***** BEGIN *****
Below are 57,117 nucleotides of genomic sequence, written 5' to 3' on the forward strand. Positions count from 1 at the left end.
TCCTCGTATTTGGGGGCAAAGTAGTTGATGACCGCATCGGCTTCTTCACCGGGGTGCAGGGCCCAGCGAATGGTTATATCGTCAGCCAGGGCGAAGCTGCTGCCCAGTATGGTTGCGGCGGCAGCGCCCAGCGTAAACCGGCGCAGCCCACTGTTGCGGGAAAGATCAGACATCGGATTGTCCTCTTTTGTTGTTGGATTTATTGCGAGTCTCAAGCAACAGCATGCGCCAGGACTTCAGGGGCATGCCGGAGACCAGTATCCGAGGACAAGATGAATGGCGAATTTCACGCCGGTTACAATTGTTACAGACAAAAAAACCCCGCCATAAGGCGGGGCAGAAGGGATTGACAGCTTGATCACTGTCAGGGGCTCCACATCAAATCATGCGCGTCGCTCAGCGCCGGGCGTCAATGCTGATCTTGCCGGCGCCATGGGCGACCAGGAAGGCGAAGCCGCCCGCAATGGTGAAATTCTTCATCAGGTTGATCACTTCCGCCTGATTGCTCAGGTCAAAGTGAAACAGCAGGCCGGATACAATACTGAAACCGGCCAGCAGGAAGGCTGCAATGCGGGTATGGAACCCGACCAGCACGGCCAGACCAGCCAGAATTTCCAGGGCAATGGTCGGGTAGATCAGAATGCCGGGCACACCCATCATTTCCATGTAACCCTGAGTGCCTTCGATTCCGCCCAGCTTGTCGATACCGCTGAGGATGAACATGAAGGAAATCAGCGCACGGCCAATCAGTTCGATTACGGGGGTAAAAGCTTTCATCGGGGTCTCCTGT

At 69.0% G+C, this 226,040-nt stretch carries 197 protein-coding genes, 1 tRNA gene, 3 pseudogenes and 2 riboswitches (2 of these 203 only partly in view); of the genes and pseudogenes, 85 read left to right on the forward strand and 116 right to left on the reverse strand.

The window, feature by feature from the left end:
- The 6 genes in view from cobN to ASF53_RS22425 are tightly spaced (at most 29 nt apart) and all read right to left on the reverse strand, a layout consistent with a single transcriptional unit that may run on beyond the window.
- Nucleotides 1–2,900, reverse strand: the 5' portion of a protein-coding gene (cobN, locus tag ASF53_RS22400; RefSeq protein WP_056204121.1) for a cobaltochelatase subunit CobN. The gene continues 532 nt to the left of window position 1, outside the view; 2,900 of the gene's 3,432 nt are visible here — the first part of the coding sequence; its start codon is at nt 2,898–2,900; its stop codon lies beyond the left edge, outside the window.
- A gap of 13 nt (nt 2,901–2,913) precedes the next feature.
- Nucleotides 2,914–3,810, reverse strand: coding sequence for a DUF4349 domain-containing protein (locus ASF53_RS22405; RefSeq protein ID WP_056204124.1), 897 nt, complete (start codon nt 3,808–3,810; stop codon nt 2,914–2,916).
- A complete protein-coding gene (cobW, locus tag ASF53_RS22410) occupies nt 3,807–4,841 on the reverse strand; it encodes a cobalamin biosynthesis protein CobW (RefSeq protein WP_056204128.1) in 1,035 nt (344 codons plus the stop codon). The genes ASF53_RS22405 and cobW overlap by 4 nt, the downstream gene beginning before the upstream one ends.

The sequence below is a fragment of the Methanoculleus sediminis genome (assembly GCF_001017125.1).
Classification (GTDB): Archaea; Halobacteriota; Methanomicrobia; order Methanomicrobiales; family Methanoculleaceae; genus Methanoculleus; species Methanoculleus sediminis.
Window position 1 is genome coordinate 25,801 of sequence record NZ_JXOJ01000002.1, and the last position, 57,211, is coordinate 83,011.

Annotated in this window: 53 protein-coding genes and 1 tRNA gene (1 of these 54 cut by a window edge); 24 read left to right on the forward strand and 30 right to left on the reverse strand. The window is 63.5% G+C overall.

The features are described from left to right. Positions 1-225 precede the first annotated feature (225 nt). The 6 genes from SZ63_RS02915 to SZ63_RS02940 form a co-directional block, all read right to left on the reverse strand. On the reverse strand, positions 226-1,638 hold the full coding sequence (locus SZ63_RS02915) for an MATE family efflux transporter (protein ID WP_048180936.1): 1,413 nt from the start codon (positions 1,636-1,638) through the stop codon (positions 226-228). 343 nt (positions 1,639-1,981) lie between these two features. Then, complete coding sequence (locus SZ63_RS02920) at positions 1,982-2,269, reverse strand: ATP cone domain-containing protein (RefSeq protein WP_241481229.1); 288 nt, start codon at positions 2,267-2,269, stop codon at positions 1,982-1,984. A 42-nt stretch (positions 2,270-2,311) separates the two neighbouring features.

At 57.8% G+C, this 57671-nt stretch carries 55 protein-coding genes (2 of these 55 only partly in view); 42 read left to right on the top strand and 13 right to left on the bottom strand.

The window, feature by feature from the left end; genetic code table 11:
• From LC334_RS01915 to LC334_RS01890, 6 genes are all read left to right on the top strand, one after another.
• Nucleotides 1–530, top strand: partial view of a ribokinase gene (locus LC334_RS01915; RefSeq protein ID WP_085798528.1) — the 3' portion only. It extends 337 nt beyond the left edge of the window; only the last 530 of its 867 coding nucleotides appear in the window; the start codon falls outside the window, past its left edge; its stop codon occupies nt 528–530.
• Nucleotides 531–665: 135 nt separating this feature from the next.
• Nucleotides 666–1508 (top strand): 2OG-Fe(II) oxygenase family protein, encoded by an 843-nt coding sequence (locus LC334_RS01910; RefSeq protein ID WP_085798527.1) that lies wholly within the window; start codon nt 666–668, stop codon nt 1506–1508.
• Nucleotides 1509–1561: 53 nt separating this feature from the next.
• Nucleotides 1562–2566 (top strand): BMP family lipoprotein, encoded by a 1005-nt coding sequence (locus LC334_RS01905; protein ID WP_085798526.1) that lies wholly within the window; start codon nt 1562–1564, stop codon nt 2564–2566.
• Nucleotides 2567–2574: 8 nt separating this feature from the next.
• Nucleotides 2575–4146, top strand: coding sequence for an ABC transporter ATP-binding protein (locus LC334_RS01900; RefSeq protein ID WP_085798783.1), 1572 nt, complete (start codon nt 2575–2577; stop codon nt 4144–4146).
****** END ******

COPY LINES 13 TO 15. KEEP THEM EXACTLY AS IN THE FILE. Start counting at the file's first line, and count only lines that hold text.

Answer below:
Annotated in this window: 53 protein-coding genes and 1 tRNA gene (1 of these 54 cut by a window edge); 24 read left to right on the forward strand and 30 right to left on the reverse strand. The window is 63.5% G+C overall.

The features are described from left to right. Positions 1-225 precede the first annotated feature (225 nt). The 6 genes from SZ63_RS02915 to SZ63_RS02940 form a co-directional block, all read right to left on the reverse strand. On the reverse strand, positions 226-1,638 hold the full coding sequence (locus SZ63_RS02915) for an MATE family efflux transporter (protein ID WP_048180936.1): 1,413 nt from the start codon (positions 1,636-1,638) through the stop codon (positions 226-228). 343 nt (positions 1,639-1,981) lie between these two features. Then, complete coding sequence (locus SZ63_RS02920) at positions 1,982-2,269, reverse strand: ATP cone domain-containing protein (RefSeq protein WP_241481229.1); 288 nt, start codon at positions 2,267-2,269, stop codon at positions 1,982-1,984. A 42-nt stretch (positions 2,270-2,311) separates the two neighbouring features.

At 57.8% G+C, this 57671-nt stretch carries 55 protein-coding genes (2 of these 55 only partly in view); 42 read left to right on the top strand and 13 right to left on the bottom strand.